I wanted to give you a great big "Thank You" for pointing out George Jardine's LR tutorials. I had watched many of the free ones from Adobe/Julianne Kost and learned the basics there, but George's stuff is taking me to another level. After following your link, I watched the freebie George offers on the Tone Control in his Develop series. That was good enough that I purchased the Develop module set and am working my way thru them now. So far, I am very pleased. Once again: Thanks.
Tue 07-May-13 09:56 AM | edited Tue 07-May-13 09:58 AM by blw
> "George Jardine's" videos
Wow, I am seriously impressed with those videos. I've read a few books and done some of the more advanced courses, and his stuff just blows them out of the water. Highly recommended. Thanks to Dennis for bringing them up!
In the context of this thread, check out the Image Correction series. I have one beef with them: I don't think of this as "correction" at all, although some of it is. It's about Image Interpretation to me - and this is an excellent series on that subject.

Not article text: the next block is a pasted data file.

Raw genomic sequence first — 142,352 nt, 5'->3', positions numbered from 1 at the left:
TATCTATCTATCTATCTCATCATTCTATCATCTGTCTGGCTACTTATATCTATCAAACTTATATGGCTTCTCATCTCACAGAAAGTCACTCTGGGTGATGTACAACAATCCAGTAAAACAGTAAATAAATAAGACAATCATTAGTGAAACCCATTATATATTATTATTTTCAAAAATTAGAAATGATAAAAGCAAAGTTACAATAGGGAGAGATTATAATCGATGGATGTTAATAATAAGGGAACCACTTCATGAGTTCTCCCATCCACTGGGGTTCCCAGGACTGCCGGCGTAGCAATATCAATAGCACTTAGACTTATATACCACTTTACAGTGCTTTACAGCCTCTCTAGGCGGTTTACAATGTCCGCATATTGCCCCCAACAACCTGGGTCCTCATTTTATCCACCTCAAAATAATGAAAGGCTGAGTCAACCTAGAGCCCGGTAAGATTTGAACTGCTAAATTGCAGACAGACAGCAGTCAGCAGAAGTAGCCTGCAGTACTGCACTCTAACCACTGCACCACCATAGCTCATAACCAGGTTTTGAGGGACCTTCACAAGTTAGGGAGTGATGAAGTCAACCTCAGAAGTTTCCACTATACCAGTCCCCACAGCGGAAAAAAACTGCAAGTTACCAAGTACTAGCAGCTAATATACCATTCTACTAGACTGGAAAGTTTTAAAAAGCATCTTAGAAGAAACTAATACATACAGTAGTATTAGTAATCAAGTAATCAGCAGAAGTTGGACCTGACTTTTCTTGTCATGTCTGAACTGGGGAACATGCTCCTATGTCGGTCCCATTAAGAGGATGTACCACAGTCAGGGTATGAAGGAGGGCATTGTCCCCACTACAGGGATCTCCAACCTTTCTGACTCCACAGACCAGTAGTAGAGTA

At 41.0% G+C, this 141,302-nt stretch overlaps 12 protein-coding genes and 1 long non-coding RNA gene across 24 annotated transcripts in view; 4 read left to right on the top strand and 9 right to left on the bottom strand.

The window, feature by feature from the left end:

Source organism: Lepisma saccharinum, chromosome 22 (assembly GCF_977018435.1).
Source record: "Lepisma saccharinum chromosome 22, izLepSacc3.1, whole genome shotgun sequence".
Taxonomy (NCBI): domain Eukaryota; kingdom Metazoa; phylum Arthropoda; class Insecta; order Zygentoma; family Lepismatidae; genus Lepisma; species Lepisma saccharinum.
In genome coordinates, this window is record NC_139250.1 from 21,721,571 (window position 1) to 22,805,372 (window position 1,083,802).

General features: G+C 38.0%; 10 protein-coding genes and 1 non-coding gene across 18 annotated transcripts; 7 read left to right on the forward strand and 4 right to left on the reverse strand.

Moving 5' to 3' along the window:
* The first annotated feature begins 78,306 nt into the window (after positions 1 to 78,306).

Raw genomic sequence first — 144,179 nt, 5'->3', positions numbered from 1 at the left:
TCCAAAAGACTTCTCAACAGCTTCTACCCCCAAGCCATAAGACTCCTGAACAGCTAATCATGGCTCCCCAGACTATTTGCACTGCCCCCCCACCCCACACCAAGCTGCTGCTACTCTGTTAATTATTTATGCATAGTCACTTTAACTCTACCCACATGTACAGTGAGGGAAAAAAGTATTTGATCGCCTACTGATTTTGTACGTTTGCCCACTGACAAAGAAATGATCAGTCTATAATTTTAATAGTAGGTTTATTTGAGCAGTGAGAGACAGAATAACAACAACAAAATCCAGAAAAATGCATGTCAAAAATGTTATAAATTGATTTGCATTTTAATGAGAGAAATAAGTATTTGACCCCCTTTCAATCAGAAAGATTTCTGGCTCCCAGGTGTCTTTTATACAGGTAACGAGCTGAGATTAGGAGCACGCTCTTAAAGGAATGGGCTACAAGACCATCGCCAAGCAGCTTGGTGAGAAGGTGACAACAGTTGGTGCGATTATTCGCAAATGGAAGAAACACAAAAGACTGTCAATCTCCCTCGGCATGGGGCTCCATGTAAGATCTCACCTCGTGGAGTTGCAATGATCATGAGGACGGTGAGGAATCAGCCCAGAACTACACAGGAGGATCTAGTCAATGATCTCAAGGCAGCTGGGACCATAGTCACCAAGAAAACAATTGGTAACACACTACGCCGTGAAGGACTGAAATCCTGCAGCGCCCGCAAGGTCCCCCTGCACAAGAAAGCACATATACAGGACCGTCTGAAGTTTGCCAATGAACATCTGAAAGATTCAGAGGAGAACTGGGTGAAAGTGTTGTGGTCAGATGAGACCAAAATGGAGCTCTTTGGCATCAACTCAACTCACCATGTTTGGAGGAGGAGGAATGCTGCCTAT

_____ Brian... a bicoastal Nikonian and Team Member
My gallery is online. Comments and critique welcomed any time!
I saw your post regarding the Jardine videos so I ordered some and must say they are very good. His method of showing how things are done is real easy to follow. I have the Evening book and, being a slow reader, it took some time to finish. Martin does a good job yet sometimes it is a little difficult to understand what he is saying. Incorporating both the videos and book has stepped up the learning process. With that said, if I was given a choice between the two I'd have to go with the videos because the visual examples are so clear to follow and they take you from the start to the end. Thanks for sharing the info.; although it did cost me.